What Is It? # 11

This is a really old, bronze, handheld Chinese mirror. This is the decorated backside. The two wetland birds are either cranes or herons. They have different symbolic meanings.

The front is highly polished and produces a reasonable reflection. I don’t know how old it is because the Chinese started making them about 2000 BC. They started to export them to Japan about 300 BC.

They flooded the Japanese market and hurt Japanese artisans and foundries so in about 800 AD the Japanese banned imports.

In 1835, a German chemist invented the mercury coated glass mirror. After that, metal reflector mirrors were no longer produced in China.



(Editor’s note: Palisades resident Howard Yonet has an interesting collection of curios from around the world and with his permission, Circling the News is publishing one a week. About the collector: Dr. Howard Yonet was born in Brooklyn in 1934 and attended Brooklyn College. He went to Baylor Medical School and then returned to do an internship at Bellevue Hospital. Yonet completed his residency at the Manhattan V.A. and the Montefiore Hospital. During this time he went skiing in Vermont and the Catskills, and while traveling found barns filled with early American pieces. This led to his interest in American Antiques.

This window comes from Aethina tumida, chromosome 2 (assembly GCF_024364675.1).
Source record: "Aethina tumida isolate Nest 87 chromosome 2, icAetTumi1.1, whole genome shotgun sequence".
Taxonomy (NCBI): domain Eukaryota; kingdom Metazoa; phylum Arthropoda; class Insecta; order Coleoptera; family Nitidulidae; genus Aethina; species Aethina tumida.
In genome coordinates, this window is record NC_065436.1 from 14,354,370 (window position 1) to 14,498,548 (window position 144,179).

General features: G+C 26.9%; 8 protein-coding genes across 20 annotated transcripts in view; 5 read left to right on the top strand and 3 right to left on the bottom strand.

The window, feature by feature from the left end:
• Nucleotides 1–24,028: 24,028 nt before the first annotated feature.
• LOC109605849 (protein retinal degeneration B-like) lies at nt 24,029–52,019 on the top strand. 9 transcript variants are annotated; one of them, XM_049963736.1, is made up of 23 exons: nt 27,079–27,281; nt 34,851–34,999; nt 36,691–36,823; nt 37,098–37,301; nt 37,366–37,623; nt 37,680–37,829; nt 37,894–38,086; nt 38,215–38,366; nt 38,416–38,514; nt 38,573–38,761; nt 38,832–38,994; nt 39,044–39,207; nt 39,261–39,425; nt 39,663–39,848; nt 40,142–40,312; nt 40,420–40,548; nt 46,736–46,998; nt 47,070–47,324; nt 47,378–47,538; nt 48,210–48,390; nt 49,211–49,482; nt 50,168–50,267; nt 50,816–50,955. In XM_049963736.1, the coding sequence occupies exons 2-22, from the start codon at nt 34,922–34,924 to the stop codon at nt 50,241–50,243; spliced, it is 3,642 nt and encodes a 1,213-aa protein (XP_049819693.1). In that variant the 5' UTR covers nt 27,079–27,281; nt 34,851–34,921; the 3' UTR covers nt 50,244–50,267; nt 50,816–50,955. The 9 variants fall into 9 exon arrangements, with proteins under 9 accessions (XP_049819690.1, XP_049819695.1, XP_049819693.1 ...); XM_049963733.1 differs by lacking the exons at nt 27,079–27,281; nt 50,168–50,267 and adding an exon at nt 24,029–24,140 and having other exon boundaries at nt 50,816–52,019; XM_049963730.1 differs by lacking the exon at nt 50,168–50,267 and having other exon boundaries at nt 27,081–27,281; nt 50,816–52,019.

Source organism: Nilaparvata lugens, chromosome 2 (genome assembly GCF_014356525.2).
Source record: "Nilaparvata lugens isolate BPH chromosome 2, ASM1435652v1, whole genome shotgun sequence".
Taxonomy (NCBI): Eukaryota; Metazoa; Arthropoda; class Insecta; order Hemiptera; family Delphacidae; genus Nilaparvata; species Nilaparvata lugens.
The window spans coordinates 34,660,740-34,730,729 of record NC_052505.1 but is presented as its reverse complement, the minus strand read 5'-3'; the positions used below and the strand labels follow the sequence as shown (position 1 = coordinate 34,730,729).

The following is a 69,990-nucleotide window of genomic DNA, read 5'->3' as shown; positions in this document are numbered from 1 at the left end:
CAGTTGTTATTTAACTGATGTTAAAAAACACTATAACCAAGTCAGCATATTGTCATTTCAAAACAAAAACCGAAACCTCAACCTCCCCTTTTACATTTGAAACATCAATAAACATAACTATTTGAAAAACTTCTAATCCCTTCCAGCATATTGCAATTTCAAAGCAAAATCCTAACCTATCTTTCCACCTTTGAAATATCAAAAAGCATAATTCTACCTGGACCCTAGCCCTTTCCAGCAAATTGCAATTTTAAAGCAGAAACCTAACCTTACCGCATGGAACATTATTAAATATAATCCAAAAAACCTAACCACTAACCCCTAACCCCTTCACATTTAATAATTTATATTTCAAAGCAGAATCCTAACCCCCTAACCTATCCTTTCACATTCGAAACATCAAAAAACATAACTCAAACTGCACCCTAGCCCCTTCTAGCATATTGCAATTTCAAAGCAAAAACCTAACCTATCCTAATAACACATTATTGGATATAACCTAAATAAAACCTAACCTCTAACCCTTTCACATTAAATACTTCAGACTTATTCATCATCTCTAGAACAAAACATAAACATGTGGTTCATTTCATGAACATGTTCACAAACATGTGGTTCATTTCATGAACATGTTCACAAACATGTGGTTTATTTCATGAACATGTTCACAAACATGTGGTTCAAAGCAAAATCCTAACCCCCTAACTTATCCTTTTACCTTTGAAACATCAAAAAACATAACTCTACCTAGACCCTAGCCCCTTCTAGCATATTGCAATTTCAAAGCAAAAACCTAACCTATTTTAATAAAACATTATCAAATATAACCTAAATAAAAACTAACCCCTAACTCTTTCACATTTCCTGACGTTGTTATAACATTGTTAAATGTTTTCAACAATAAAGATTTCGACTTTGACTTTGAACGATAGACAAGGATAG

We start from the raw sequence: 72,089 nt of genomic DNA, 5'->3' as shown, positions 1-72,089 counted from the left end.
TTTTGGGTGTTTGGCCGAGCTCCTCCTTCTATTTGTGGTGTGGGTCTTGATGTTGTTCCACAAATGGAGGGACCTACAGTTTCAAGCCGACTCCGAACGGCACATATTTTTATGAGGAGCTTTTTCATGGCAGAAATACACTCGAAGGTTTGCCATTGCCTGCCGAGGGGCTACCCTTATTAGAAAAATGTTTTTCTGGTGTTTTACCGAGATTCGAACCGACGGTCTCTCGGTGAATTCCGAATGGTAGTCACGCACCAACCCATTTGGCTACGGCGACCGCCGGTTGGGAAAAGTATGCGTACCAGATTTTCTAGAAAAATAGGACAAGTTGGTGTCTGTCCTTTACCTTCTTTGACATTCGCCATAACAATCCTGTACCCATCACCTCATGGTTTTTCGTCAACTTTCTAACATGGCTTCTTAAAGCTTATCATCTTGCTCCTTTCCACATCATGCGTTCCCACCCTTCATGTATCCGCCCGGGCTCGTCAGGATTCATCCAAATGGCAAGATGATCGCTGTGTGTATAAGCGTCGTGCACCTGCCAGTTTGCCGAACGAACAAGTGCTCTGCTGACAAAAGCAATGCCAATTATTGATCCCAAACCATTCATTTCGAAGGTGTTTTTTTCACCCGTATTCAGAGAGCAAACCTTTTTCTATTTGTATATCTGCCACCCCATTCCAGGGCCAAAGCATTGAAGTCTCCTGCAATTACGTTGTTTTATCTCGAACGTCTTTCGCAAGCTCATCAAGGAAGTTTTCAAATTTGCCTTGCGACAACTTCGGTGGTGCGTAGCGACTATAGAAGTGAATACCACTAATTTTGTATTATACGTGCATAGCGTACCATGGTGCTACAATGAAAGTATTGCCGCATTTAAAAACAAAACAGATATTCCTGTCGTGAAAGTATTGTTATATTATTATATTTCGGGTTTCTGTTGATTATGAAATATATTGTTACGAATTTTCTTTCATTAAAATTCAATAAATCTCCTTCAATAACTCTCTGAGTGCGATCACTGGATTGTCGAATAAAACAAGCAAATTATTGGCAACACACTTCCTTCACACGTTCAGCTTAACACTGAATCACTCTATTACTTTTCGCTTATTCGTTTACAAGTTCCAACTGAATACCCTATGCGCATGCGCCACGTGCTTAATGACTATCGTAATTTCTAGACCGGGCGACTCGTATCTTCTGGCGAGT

In 1965, he married Daniele, who was originally from Nancy, France. During the Vietnam War, Yonet was drafted as a medical officer and stationed in Landstuhl, Germany (1966-1969). This was close to the French border, which meant he and Daniele and could visit her family.

While abroad, the Yonets took weekend trips through France and Italy, purchasing many interesting pieces at flea markets.

The family settled in Pacific Palisades in 1970 and Yonet practiced general radiology until 2006. He continued to acquire antiques and collectables at estate and garage sales and the Salvation Army Store. He also enjoyed looking for collectibles while traveling in Montana, Idaho, Colorado and Massachusetts. Daniele’s family helped add to his collection.)


This entry was posted in What is it?. Bookmark the permalink.

One Response to What Is It? # 11

Leave a Reply

Your email address will not be published. Required fields are marked *